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US House Passes CISPA, Senate, White House and Internet Battle Looms

Posted by: , 21:27 AEST, Sat April 20, 2013

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US House of Representatives passes CISPA, but a battle in the Senate, with White House interference, could still see the controversial cybersecurity bill fail to pass
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Image/Photo Credit: VinothChandar (Creative Commons)

The controversial Cyber Intelligence Sharing and Protection Act, better known as CISPA, was passed in the US House of Representatives with 288 voting yes versus 127 no votes. 

While the majority of yes votes were Republican, 92 out of 201 Democrats also voted for the bill.

Privacy advocates have criticized the bill, which enables private businesses to share your personal details with any government entity, overruling of any existing federal or state privacy laws. Under CISPA, police can, for example, conduct warrant-less database searches, and private business could pass on potentially sensitive personal information to any government agency without any legal consequences.

But supporters of CISPA says that it's needed for national security reasons, with the looming cybersecurity cold-war with China cited as one key reason behind the need for CISPA. U.S. Representative Michael Rogers (R-MI), chair of the House Intelligence Committee and co-author of the bill, made this point quite clearly when he said: "If you want to take a shot across China's bow, this is the answer."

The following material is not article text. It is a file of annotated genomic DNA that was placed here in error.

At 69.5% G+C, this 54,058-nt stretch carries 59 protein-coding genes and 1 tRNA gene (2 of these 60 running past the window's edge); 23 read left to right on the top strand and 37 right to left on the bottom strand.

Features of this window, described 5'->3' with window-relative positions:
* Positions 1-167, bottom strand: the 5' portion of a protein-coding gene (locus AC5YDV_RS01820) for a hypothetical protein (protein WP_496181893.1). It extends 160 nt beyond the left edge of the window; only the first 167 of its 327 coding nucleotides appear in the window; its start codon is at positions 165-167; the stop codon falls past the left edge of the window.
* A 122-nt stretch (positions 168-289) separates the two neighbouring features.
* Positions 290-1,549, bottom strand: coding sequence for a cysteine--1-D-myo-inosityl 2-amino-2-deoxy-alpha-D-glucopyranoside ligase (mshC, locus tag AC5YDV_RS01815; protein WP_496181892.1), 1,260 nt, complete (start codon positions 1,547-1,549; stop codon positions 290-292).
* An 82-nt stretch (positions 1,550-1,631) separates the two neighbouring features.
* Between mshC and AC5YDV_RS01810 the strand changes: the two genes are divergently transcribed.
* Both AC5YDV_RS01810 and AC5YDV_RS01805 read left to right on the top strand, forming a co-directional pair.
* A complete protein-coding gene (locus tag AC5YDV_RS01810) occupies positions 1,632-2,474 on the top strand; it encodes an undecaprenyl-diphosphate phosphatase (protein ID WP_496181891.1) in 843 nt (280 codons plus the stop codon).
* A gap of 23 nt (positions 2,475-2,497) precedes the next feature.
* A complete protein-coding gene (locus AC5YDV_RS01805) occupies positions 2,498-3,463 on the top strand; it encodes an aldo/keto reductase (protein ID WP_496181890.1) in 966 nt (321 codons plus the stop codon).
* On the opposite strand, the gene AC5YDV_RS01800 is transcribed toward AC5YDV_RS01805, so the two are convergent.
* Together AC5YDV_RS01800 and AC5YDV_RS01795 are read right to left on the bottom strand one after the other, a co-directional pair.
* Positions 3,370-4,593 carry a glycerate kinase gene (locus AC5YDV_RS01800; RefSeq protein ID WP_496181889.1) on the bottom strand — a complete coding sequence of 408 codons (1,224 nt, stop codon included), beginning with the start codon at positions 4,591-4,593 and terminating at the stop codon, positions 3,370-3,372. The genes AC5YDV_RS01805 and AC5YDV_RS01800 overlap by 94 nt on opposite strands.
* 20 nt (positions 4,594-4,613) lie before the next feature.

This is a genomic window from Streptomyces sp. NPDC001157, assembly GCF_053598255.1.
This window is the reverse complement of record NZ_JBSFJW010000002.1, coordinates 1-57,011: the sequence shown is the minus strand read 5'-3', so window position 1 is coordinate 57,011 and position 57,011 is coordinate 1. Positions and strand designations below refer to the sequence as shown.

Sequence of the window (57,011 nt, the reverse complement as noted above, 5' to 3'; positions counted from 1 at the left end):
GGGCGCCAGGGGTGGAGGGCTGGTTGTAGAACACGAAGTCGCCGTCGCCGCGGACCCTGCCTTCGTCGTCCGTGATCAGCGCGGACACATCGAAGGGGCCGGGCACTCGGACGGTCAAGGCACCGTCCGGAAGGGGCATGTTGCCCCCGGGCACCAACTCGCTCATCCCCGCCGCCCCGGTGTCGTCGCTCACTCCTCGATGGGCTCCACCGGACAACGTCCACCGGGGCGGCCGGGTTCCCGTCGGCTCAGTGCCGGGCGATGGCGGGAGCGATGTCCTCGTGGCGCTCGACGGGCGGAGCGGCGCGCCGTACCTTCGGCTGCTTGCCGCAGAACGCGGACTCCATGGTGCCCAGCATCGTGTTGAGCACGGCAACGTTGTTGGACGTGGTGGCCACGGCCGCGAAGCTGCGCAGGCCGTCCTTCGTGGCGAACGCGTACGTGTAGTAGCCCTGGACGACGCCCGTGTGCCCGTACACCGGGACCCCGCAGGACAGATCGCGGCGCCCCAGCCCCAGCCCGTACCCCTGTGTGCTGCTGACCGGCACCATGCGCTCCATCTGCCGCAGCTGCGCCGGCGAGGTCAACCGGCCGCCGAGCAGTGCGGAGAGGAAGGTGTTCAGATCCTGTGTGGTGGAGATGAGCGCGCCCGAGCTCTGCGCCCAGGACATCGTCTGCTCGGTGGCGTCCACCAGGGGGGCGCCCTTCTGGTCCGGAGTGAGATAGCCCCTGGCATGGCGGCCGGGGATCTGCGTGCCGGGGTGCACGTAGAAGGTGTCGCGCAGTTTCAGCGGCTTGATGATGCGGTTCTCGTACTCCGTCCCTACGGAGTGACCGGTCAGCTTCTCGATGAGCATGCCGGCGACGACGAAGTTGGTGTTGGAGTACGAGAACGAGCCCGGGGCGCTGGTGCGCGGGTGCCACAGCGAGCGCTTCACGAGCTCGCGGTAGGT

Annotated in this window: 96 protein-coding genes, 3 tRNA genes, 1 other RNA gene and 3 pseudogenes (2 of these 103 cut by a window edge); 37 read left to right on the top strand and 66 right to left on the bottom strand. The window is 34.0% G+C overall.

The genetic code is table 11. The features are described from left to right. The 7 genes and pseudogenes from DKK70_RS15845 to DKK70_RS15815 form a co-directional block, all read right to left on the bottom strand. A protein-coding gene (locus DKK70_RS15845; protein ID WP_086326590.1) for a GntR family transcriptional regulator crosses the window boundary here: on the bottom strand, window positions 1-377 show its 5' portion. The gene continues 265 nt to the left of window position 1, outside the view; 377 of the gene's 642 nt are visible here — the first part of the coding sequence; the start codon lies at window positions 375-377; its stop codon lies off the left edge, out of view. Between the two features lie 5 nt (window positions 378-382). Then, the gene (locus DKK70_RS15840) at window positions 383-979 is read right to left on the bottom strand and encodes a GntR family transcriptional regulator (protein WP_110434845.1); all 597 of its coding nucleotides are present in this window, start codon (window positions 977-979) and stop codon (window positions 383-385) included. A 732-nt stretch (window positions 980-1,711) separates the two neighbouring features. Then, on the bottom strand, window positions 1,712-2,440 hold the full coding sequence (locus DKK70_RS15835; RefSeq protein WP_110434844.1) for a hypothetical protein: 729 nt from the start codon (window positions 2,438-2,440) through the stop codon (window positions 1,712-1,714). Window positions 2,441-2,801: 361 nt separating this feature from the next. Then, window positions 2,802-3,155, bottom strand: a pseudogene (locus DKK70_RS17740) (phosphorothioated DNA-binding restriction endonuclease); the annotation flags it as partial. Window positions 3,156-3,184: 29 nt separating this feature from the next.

Mike McCaul (R-TX), a supporter of the bill, wasted no time in tying together the need for CISPA with recent events in Boston. "In the case of Boston, there were real bombs," said McCaul. "In this case, they are digital bombs - and these digital bombs are on their way."

Unlike the equally controversial SOPA bill, opposition to CISPA from the Internet and computing community hasn't been as united. While the ACLU, EFF, Facebook have all come out in opposition to CISPA, the likes of Google, Apple and Yahoo, as well as some of the country's largest ISPs, have so far offered cautious backing.

Despite clear support for CISPA in the US House of Represenatives, it is likely to meet fiercer resistance in the Senate. The White House could intervene as well, with President Obama threatening to veto the bill in its current form unless changes are made to better protect the privacy of Americans. The Internet may also respond like it did against SOPA, with hactivist group Anonymous urging for an Internet Blackout, similar to what transpired during the SOPA protests, on Monday, April 22nd.


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